Margaret Atwood has forged a reputation as one of Canada's foremost writers and probably its most famous internationally. Indeed she has noted that when she began writing in the late fifties, 'Canadian literature' seemed to be a contradiction in terms. As one would expect, her fiction carries this concern as one of its main themes. The exploration of the notion of identity, whether it be the identity of the self or the relation of the self to family and nation is at the heart of her work. The capricious nature of self-perception and the power of language both to clarify and distort provide much grist for her fiction. Combined with these concerns there is often an implied, if not overt, concern with the relation of humanity to its environment and the need to respect the natural world.
Atwood plays a cunning game with her readers by writing her most autobiographical book and, in a disclaimer printed at the start of the book, denying that the book is autobiographical in any way. Yet the similarities between Elaine's childhood and Atwood's are striking; both have fathers who are entomologists and spend their summers on field trips in northern Ontario, and later both families move to Toronto which they find equally unpleasant.
This is certainly the story of the author's time and place in 20th century history but it is not autobiographical in an absolute sense. It draws a line beneath the first 50 years of her life and suggests that the next 50 years will be better.
The story is told with a distinct blending of past and present which contributes to the imaginative flow and highlights the writer's powerful imaginative capacity to recall events. In addition the writer makes use of vignettes to draw some highly dramatic representations of her characters and situations.
General Vision or Viewpoint
This novel deals with the problems of growing up as well as the various anxieties of a mother. The narrator recalls incidents from her childhood and the relationships she had with the members of her family. Now as a married woman, she worries about her own children and the problems, which will beset them when they start out in life. She considers the different influences including family, relationships and education, which mould a person and make them what they are in adulthood.
The importance of the past and memories and the need to deal with this in order to cope with present reality seems to be the overall vision or viewpoint presented in this novel.
There is a great and disturbing contrast between the supposed Christian middle-class morality of Toronto and its blatant materialism. This contrast is epitomized by the character of Mrs Smeath which is chillingly drawn and expresses a perverse world-view. Combined with this is the almost mythic imagery used to detail the young Elaine's fears - the dark ravine and the Virgin of Last Things who helps her escape from the darkness.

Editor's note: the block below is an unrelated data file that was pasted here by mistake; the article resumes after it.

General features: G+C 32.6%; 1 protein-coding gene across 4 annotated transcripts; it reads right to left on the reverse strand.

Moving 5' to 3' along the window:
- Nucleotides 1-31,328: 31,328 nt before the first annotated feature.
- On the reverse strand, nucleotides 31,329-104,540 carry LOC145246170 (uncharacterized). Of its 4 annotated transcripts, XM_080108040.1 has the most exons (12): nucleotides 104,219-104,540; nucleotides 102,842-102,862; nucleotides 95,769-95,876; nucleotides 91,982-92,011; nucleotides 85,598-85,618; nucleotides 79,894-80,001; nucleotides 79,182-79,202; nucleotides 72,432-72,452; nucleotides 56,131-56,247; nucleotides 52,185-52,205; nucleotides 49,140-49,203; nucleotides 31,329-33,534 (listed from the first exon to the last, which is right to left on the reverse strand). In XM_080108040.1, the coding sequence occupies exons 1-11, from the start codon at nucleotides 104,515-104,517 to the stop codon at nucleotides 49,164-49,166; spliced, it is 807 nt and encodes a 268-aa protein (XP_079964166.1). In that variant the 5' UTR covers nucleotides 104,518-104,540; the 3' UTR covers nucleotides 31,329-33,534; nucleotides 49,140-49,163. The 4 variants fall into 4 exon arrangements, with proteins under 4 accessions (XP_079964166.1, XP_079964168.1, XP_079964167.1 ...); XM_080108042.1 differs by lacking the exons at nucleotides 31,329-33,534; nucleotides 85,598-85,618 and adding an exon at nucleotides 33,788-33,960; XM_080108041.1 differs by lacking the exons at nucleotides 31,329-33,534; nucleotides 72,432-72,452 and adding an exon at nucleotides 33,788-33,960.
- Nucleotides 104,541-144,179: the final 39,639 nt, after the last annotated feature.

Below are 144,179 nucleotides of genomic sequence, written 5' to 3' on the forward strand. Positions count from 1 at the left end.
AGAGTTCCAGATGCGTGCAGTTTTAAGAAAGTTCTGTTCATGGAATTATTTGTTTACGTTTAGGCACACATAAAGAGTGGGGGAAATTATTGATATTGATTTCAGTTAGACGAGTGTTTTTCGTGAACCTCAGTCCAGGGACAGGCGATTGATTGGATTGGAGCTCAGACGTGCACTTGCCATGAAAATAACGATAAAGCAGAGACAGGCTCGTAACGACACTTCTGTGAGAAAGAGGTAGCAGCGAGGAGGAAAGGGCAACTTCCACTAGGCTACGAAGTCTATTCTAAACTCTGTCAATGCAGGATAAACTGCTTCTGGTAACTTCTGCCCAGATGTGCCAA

The novel portrays the inner development of the main character Elaine Risley, a successful painter. The novel functions by means of a backward look over her life. Appropriately, the setting is that of Elaine's return to Toronto, where she grew up, to attend a retrospective of her work. This allows her to revisit, both physically and imaginatively, the sites of her childhood and to overcome the traumas associated with them.
Themes and Issues
Time/Memories Cat's Eye begins with a definition of time. This is essential, as the novel is really an extended treatise on the relationship of the past to the present and how this influences our perceptions of others and ourselves. Atwood upsets the old Newtonian vision of the linearity of time and replaces it with one of "time as having a shape, something you could see, like a series of liquid transparencies, one laid on top of another. You didn't look back a long time but down through it like water."
This notion of looking through time as through a transparent medium is further enforced by Elaine's looking through a Cat's Eye marble at the age of eight and seeing her own future as an artist. The notion of the Cat's Eye is central as it is both a symbol of a world that she has been allowed into as an artist, and as a medium which, by its very nature, provides a distorted view of things.
Women and empowerment The story deals with Elaine Risley who is an artist and is married with two daughters. Elaine's story deals with her past life and achievements and her struggles to come to terms with Cordelia who was a school friend when she was young. It is clear from the narrative that Elaine finds it difficult to deal with the relationship, which she sustained with Cordelia. The narrative moves through sustained flashback to recall Elaine's memories of the various events which forged this relationship and which now mould her thinking in maturity. Elaine imagines what Cordelia is like now that she is old and recalls how she was frequently intimidated by her strength and character. Through the story Elaine learns to come to terms with the past and forgive Cordelia.
Through her commitment to art Elaine manages to overcome many of the complexes she has brought with her from her past. Art becomes a source of inspiration and power for her and through it she learns to understand the factors which governed Cordelia's behaviour.